Ocean swell: Konstantin Grcic fits out yacht for sailing’s greatest challenge
In nautical evolutionary terms, the modern racing yacht is the fittest and fastest. Competition creates a ruthless efficiency in boatbuilding, and the world’s oceans become testing grounds for advanced materials and new design. Most importantly, the sea is the toughest arena on the planet, and technology has to work seamlessly in what is the ultimate test of endurance.
Hugo Boss has supported ocean racing since 2003, when the German fashion brand became the sponsor of Alex Thomson Racing. British sailor Thomson, having won his first round-the-world race in 1999 (at 25, he was the youngest skipper ever to win such a competition), currently holds a clutch of distance records. He has competed in the gruelling Vendée Globe solo round-the-world race since 2004, coming in third in the 2012 event. The next Vendée Globe sets sail on 6 November 2016 and the 41-year-old skipper’s ambitions now rest on a remarkable new yacht that’s been hand-built on the south coast of the UK.
Informed and shaped by Thomson’s own extensive experience, and styled, inside and out, by long-standing Hugo Boss collaborator Konstantin Grcic, the yacht was built at Green Marine in Hythe, Hampshire, to specifications set out by IMOCA, in a process overseen at every stage by Thomson.
The Vendée Globe was founded in 1989 as the only non-stop, round-the-world race for the solo sailor. Typically, competitors spend between three and four months at sea, entirely alone and unable to set foot on dry land (otherwise they’re disqualified). The technical and physical challenge is immense.
While Grcic is creating the identity and branding that’ll announce Hugo Boss to the world, he’s also playing a critical product design role inside the hollow superstructure, where ballast, stores and equipment are squeezed in with Thomson’s ultra-compact living space. Making this space work well could essentially decide the outcome of the race.
Thomson has worked closely with Grcic to make this space as efficient as possible, building a wooden mock-up to explore every option. ‘Konstantin comes from a different area [of expertise] and has a different perspective,’ says Thomson, ‘but the boat has to be light. There’s no sink, no toilet, no conventional bunk. You have to prioritise what’s important,’ he says, likening the tiny cabin to like being inside a bass bin, with constant, ear-shattering noise and movement.
‘There’s no room for experimentation,’ says Grcic. ‘If something fails he has to be able to repair it while he’s racing.’
The boat’s livery is dominated by a big, bold Hugo Boss logo, as one might expect. ‘It’s strong and simple and fits well on a raceboat,’ says Grcic. The hull itself is black, an unconventional decision only realised with the use of a specialist dual-layer paint, originally intended for automotive applications, with an embedded reflective layer beneath a black surface to keep temperatures down.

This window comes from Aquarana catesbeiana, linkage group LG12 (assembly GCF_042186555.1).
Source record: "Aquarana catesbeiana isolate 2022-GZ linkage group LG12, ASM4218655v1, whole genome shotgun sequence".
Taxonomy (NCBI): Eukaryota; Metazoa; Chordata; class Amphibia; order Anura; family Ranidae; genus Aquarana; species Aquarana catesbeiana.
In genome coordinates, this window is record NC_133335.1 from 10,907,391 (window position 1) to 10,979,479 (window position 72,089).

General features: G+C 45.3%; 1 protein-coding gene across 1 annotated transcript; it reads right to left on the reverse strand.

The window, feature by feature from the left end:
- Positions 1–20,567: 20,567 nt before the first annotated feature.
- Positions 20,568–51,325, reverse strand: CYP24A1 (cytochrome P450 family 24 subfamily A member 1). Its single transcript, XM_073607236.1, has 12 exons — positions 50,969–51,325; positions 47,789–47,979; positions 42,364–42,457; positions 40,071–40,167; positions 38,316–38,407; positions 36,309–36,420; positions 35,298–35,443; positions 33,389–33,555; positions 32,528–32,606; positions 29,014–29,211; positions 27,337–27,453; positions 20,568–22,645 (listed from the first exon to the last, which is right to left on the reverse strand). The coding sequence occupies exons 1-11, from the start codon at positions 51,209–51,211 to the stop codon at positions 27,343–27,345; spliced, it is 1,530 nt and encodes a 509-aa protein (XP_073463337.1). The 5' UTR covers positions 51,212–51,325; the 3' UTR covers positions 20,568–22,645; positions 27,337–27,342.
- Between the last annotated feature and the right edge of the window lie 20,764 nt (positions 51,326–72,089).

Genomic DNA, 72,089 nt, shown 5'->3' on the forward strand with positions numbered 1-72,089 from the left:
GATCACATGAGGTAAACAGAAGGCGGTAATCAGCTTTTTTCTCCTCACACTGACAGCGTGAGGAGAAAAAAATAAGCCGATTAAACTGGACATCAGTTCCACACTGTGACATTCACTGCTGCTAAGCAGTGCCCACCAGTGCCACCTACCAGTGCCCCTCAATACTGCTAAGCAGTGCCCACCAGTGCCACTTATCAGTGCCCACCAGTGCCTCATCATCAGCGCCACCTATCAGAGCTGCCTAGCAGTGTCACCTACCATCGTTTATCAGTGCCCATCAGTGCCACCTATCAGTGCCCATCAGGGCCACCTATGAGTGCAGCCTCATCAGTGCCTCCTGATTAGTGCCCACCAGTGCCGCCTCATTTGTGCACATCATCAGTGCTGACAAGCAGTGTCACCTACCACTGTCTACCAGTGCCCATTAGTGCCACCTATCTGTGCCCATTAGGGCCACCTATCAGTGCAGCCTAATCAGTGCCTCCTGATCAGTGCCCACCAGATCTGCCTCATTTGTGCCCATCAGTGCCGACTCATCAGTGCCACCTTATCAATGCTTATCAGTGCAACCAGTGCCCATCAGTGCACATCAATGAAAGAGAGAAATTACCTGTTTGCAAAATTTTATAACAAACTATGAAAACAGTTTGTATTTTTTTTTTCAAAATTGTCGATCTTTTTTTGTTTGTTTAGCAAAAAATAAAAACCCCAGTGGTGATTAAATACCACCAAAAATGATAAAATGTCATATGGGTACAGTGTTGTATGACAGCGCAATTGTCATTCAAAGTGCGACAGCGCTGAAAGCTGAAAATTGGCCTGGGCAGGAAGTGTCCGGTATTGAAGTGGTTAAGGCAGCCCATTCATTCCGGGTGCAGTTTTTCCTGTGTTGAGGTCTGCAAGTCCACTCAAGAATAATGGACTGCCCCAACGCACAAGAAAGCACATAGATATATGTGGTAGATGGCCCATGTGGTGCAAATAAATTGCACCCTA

This will be Thompson’s fourth attempt at the Vendée Globe. ‘As a sailor you want to go south, the Roaring Forties and Furious Fifties, where the waves are big and well spaced. It’s exhilarating and scary,’ says Thomson. ‘The Indian and Pacific Oceans are tough. You’re really isolated, thousands of miles from help. Your fierce competitor is also your best rescue squad. So there’s a strange bond you don’t see in other sports.’
Thomson is a breed apart, and he knows it. Fewer than 100 people have ever completed a solo round-the-world race. For Hugo Boss, the boat, the team and the race are a major marketing expense that is not without risk. ‘I’ve been allowed to build an extreme machine that’s just for me – it’s very ostentatious really. Its 20,000 individual pieces have all been handcrafted,’ Thomson says. ‘It’s an amalgamation of all the good things I’ve seen on boats in the last 12 years.’
Grcic’s livery will ensure the Hugo Boss IMOCA 60 cuts an impressive figure as it slices its way around the world; its low hull, 30m mast and 650 sq m of sails all create an impressive sight at speed. Few pieces of industrial design are so singularly focused as the racing yacht, and the stakes could not be higher. If all goes well though, Thomson, Grcic and Green Marine will have come together to create a boat that rules the waves.
For the unabridged version turn to page 122 of the September 2015 edition of Wallpaper* (W*198)